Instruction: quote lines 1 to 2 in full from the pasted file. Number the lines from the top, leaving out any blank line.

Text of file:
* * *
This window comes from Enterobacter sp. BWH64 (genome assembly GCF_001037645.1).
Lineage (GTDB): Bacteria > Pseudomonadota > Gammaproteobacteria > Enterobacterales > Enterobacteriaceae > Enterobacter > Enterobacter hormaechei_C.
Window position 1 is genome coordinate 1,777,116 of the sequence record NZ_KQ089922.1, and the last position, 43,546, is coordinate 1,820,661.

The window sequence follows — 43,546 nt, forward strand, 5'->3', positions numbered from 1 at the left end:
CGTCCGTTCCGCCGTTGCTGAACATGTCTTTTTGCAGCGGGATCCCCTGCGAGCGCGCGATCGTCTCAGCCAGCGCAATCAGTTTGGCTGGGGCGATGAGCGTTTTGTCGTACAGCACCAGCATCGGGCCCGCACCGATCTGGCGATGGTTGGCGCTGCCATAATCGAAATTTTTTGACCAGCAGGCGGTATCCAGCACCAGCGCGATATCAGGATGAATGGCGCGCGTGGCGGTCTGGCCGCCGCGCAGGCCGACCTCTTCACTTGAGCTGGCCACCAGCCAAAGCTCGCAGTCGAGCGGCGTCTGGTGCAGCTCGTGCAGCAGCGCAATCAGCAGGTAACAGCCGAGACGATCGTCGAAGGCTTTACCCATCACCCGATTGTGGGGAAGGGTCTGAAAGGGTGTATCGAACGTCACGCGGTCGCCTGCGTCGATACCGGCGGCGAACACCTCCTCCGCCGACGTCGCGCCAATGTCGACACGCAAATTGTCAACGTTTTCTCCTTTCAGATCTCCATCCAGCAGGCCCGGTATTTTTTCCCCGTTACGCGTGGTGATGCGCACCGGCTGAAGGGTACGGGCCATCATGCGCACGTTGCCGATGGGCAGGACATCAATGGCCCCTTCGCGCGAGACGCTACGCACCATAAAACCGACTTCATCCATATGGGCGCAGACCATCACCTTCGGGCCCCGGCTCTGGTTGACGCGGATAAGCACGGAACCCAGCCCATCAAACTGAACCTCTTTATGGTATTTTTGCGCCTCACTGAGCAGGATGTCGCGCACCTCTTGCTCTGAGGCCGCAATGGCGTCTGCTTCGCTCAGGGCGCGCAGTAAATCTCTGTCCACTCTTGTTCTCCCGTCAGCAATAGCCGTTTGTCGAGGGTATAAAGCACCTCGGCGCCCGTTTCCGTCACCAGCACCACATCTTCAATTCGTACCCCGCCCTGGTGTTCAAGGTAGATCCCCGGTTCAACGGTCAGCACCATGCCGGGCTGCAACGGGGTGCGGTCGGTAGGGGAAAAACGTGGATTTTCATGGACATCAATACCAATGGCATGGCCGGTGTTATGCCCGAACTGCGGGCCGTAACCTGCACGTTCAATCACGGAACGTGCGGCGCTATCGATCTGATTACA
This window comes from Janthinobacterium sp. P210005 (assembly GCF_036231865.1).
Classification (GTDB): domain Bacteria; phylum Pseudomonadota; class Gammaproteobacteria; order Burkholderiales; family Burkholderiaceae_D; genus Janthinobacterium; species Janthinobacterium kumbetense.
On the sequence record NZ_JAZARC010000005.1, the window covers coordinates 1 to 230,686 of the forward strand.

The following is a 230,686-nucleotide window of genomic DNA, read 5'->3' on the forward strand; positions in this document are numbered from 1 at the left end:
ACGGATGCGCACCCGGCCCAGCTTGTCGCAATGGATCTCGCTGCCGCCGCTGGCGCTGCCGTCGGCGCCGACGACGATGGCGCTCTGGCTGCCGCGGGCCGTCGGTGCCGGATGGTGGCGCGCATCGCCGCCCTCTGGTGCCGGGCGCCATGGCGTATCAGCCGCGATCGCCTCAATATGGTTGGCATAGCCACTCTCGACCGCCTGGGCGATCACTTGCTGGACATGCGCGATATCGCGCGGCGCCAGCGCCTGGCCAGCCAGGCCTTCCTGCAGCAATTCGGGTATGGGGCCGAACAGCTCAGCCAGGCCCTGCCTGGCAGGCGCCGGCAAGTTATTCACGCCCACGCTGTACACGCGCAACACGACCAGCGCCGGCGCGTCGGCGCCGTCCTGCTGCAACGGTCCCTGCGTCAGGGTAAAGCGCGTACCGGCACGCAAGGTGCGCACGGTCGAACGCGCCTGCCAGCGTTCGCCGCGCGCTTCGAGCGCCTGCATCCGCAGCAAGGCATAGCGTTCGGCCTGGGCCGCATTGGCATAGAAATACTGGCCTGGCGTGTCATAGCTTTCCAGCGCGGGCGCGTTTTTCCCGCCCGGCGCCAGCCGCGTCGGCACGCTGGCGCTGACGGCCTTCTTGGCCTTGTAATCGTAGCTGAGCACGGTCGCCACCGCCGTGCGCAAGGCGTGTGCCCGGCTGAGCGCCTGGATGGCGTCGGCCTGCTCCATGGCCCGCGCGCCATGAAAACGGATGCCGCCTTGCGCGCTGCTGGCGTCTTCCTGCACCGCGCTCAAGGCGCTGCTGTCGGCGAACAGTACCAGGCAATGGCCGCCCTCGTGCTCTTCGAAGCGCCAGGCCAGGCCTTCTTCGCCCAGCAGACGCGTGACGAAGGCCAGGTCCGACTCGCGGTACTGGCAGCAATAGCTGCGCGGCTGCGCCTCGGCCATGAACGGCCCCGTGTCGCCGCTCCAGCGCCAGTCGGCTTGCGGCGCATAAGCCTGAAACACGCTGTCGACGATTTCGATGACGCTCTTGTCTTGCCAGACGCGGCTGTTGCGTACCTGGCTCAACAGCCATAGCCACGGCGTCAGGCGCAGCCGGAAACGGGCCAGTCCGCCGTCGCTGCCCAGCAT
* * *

This window comes from Enterobacter sp. BWH64 (genome assembly GCF_001037645.1).
Lineage (GTDB): Bacteria > Pseudomonadota > Gammaproteobacteria > Enterobacterales > Enterobacteriaceae > Enterobacter > Enterobacter hormaechei_C.